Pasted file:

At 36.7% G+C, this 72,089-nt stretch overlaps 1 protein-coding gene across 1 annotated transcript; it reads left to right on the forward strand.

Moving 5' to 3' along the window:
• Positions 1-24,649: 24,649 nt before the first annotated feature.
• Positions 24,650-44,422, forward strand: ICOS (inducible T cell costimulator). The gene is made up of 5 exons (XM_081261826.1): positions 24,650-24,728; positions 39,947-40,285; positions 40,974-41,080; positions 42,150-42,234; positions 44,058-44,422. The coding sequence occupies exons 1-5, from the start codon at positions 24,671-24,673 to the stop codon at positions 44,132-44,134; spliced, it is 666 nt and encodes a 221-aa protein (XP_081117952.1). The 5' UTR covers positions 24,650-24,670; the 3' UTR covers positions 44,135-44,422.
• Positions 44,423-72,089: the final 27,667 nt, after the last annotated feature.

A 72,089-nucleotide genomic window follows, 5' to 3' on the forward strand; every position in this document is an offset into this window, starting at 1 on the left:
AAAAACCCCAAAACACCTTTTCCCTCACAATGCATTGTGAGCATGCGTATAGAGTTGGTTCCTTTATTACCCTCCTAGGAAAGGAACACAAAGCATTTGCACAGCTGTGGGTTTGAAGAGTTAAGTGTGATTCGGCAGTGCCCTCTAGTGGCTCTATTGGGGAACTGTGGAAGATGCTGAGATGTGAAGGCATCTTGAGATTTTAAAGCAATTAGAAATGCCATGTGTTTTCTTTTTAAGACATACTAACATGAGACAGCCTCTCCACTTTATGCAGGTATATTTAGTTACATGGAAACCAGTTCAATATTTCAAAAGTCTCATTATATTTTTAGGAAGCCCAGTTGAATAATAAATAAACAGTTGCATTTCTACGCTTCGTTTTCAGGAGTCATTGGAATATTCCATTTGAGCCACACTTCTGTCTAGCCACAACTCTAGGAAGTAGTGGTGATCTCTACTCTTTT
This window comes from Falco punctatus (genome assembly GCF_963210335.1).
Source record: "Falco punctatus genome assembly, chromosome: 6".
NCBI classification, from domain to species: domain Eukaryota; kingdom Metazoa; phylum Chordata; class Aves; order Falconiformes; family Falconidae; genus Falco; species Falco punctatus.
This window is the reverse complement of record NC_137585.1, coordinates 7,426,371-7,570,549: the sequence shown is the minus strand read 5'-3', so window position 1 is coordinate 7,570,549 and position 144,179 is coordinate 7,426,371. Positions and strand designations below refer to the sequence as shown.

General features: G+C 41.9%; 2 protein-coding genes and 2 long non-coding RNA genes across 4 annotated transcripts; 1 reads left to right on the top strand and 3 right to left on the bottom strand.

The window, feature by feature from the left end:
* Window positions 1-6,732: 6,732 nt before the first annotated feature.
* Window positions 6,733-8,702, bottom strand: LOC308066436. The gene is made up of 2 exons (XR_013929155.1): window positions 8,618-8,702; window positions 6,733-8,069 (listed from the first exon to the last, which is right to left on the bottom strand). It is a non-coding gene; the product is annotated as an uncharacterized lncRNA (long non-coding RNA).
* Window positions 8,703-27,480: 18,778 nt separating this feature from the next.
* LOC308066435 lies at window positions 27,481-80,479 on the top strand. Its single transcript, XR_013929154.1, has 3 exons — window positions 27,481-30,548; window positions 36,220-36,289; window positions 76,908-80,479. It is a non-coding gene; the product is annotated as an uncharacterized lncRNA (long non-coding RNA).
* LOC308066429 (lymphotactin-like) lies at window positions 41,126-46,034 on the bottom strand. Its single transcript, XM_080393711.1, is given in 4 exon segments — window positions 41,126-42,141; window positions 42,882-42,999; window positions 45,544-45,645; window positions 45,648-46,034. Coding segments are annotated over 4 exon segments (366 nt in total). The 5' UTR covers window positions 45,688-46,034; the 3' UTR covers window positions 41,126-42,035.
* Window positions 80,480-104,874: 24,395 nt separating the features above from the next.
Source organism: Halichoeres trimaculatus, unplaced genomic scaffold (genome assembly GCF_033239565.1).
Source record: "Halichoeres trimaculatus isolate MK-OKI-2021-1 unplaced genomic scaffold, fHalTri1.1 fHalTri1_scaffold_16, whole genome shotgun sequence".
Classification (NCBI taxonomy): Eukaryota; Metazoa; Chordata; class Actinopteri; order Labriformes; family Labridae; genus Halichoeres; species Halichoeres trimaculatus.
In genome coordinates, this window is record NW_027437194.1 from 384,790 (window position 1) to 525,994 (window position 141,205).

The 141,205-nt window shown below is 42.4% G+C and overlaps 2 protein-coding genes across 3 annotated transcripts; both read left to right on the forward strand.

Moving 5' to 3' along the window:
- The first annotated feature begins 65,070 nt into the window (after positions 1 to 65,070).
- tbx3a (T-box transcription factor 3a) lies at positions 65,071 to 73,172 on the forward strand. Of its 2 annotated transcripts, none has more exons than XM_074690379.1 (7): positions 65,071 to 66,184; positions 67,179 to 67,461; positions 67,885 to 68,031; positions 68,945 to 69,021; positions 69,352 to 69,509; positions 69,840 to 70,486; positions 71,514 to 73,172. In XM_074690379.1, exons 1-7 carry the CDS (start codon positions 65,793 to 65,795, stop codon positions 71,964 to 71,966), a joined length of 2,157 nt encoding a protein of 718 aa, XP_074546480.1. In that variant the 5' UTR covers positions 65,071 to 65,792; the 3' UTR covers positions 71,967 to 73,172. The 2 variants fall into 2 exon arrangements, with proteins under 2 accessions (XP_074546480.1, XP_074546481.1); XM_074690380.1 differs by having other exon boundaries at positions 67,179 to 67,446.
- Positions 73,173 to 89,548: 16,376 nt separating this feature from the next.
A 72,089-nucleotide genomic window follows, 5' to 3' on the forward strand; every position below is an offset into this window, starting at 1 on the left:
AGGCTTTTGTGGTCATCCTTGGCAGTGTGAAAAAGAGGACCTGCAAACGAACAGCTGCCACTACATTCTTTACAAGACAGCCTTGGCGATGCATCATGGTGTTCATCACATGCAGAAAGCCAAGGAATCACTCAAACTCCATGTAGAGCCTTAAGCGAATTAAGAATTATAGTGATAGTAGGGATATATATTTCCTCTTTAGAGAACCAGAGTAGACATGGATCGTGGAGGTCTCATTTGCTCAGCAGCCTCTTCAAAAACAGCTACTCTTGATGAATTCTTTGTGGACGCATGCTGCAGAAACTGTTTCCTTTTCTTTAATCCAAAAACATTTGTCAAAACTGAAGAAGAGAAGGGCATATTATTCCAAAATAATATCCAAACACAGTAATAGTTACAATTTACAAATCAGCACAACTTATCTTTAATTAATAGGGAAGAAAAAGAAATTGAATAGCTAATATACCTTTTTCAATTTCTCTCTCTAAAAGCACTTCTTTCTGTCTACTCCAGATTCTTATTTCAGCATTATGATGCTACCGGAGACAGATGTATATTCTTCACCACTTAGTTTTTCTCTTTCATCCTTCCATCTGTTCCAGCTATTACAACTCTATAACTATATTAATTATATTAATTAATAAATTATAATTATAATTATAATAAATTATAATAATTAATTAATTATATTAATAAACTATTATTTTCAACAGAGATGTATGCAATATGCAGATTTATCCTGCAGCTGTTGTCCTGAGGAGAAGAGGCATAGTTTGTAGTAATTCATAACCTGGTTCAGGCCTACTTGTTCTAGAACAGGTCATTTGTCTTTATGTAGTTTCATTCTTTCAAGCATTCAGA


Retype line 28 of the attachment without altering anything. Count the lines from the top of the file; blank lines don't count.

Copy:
- Positions 73,173 to 89,548: 16,376 nt separating this feature from the next.